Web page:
Retractions get kicked into the long grass of appeals and things, and the press are resistant to making them. They may have some reason for going back and forth with stories and whatnot.
My thoughts about the role of retractions, corrections and apologies relate specifically to the public interest defence. There may be scope to include it in clause 4 specifically, in that, when publishers or defendants publish a story that is false and later learn that it is false, there perhaps should be an obligation on them, or it should be reflected in the defence itself somehow, that, if they realise that it is false, and they realise their mistake, they should issue an apology or retraction at some point; not only coming in at damages but coming into the defence.
I do not think that the jurisdictional issue is quite the issue that it was for London. This is not London. We do not have the jurisdictional nexus that that place has, as a global city. I therefore do not know whether a lot of forum shopping goes on here in Northern Ireland. Again, it was the conclusion that Dr Scott came to in his report: that it was not really a pressing issue for Northern Ireland.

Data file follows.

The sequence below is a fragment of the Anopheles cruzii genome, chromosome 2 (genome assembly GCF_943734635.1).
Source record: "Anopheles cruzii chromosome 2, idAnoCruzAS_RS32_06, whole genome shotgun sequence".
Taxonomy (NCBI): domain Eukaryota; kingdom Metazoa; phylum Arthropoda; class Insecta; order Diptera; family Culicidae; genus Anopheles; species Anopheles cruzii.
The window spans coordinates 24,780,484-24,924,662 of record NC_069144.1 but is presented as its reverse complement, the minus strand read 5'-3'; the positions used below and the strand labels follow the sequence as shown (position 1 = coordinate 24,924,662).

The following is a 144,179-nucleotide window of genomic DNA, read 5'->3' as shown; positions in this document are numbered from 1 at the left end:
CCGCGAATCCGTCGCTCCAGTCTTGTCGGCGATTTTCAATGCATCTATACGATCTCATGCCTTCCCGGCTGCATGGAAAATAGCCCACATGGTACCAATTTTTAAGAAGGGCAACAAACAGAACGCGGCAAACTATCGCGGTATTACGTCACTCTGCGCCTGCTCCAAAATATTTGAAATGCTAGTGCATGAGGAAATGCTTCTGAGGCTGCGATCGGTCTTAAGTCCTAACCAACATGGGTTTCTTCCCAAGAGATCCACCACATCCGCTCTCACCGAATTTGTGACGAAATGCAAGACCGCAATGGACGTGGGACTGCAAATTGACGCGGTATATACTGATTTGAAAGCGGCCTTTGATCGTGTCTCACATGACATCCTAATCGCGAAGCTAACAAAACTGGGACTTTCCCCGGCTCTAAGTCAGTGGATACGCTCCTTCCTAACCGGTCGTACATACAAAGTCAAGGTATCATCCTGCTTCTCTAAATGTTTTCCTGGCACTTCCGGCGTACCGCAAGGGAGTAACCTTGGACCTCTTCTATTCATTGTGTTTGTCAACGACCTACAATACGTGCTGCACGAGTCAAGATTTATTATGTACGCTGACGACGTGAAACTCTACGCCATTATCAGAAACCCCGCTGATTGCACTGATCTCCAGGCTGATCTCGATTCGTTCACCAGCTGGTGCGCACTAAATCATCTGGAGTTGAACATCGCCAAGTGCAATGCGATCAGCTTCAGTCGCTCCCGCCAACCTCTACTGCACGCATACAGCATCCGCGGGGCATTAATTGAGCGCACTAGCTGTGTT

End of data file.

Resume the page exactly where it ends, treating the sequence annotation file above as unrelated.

Dr Hanna: I have not seen it myself either.
The Chairperson (Dr Aiken): OK. I have another question. Some respondents have suggested that clause 1, on serious harm, should be further strengthened in order to include provisions that prevent companies or public authorities from bringing defamation actions. They argue that the protection of reputation is deemed necessary because it impacts on "personal identity and psychological integrity" and that such a justification should not apply to any kind of company or public authority. What is your perspective on that?
Dr Hanna: My understanding is that clause 1(2) refers to:
"a body that trades for profit".
I am not sure whether I am mistaken in that. I think that public authorities are covered by common law, if I am not mistaken. Is there a necessity to legislate on that? I am not sure that there is great debate about the authority of that common-law position.
Dr Hanna: Yes. Absolutely.
Mr K Buchanan: Super. Mark, I refer you to the conclusion of your response, in which you talk about the value of free speech and about societal conflict. To be fair, you refer to the conflict in Northern Ireland. We all know what that was, and still is to a degree. Will there be a chilling effect? Is there not free speech in this country? What is the difference between free speech and lies? You will know from where I am coming. You can publicise anything that you want about me or anybody else as long as it is the truth. People might not like the truth, but it is the truth. What therefore is the difference between free speech and lies?